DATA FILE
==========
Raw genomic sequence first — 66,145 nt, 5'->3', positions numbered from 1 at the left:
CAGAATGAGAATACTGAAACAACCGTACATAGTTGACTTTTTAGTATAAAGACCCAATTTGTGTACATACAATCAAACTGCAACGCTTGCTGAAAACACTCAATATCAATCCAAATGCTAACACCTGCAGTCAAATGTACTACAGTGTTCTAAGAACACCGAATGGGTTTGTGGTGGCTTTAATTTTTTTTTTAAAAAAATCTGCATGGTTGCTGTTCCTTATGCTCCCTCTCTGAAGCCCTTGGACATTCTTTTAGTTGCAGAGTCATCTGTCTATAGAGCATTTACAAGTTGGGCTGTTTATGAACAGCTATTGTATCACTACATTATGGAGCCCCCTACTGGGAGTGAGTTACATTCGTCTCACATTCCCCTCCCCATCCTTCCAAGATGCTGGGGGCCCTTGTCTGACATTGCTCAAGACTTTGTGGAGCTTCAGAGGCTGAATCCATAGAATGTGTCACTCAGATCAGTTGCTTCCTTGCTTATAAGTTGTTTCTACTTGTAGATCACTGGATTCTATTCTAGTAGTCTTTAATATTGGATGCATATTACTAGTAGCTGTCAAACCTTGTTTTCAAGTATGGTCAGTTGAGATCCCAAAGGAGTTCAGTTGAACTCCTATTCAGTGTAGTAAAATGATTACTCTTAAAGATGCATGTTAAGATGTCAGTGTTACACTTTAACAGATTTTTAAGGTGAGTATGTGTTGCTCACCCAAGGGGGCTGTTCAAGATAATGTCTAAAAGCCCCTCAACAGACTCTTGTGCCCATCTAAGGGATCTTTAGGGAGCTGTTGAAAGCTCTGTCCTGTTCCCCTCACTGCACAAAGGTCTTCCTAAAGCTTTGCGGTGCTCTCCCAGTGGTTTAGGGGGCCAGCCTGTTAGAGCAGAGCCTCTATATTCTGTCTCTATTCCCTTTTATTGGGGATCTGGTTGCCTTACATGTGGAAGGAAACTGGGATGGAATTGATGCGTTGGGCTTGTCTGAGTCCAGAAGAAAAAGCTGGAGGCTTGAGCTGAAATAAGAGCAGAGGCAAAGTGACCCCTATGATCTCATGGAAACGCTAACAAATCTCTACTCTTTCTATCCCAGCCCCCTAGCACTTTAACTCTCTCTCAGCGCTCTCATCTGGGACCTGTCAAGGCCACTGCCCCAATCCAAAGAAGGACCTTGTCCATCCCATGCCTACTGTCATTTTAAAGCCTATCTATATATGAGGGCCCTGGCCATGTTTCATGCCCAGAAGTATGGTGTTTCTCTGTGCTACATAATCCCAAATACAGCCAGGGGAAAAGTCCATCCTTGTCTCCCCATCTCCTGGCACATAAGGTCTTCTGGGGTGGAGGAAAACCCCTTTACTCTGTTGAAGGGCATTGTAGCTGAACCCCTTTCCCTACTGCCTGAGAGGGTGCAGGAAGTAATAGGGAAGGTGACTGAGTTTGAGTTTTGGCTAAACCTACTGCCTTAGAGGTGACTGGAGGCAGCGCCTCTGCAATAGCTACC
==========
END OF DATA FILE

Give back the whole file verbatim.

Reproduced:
Raw genomic sequence first — 66,145 nt, 5'->3', positions numbered from 1 at the left:
CAGAATGAGAATACTGAAACAACCGTACATAGTTGACTTTTTAGTATAAAGACCCAATTTGTGTACATACAATCAAACTGCAACGCTTGCTGAAAACACTCAATATCAATCCAAATGCTAACACCTGCAGTCAAATGTACTACAGTGTTCTAAGAACACCGAATGGGTTTGTGGTGGCTTTAATTTTTTTTTTAAAAAAATCTGCATGGTTGCTGTTCCTTATGCTCCCTCTCTGAAGCCCTTGGACATTCTTTTAGTTGCAGAGTCATCTGTCTATAGAGCATTTACAAGTTGGGCTGTTTATGAACAGCTATTGTATCACTACATTATGGAGCCCCCTACTGGGAGTGAGTTACATTCGTCTCACATTCCCCTCCCCATCCTTCCAAGATGCTGGGGGCCCTTGTCTGACATTGCTCAAGACTTTGTGGAGCTTCAGAGGCTGAATCCATAGAATGTGTCACTCAGATCAGTTGCTTCCTTGCTTATAAGTTGTTTCTACTTGTAGATCACTGGATTCTATTCTAGTAGTCTTTAATATTGGATGCATATTACTAGTAGCTGTCAAACCTTGTTTTCAAGTATGGTCAGTTGAGATCCCAAAGGAGTTCAGTTGAACTCCTATTCAGTGTAGTAAAATGATTACTCTTAAAGATGCATGTTAAGATGTCAGTGTTACACTTTAACAGATTTTTAAGGTGAGTATGTGTTGCTCACCCAAGGGGGCTGTTCAAGATAATGTCTAAAAGCCCCTCAACAGACTCTTGTGCCCATCTAAGGGATCTTTAGGGAGCTGTTGAAAGCTCTGTCCTGTTCCCCTCACTGCACAAAGGTCTTCCTAAAGCTTTGCGGTGCTCTCCCAGTGGTTTAGGGGGCCAGCCTGTTAGAGCAGAGCCTCTATATTCTGTCTCTATTCCCTTTTATTGGGGATCTGGTTGCCTTACATGTGGAAGGAAACTGGGATGGAATTGATGCGTTGGGCTTGTCTGAGTCCAGAAGAAAAAGCTGGAGGCTTGAGCTGAAATAAGAGCAGAGGCAAAGTGACCCCTATGATCTCATGGAAACGCTAACAAATCTCTACTCTTTCTATCCCAGCCCCCTAGCACTTTAACTCTCTCTCAGCGCTCTCATCTGGGACCTGTCAAGGCCACTGCCCCAATCCAAAGAAGGACCTTGTCCATCCCATGCCTACTGTCATTTTAAAGCCTATCTATATATGAGGGCCCTGGCCATGTTTCATGCCCAGAAGTATGGTGTTTCTCTGTGCTACATAATCCCAAATACAGCCAGGGGAAAAGTCCATCCTTGTCTCCCCATCTCCTGGCACATAAGGTCTTCTGGGGTGGAGGAAAACCCCTTTACTCTGTTGAAGGGCATTGTAGCTGAACCCCTTTCCCTACTGCCTGAGAGGGTGCAGGAAGTAATAGGGAAGGTGACTGAGTTTGAGTTTTGGCTAAACCTACTGCCTTAGAGGTGACTGGAGGCAGCGCCTCTGCAATAGCTACC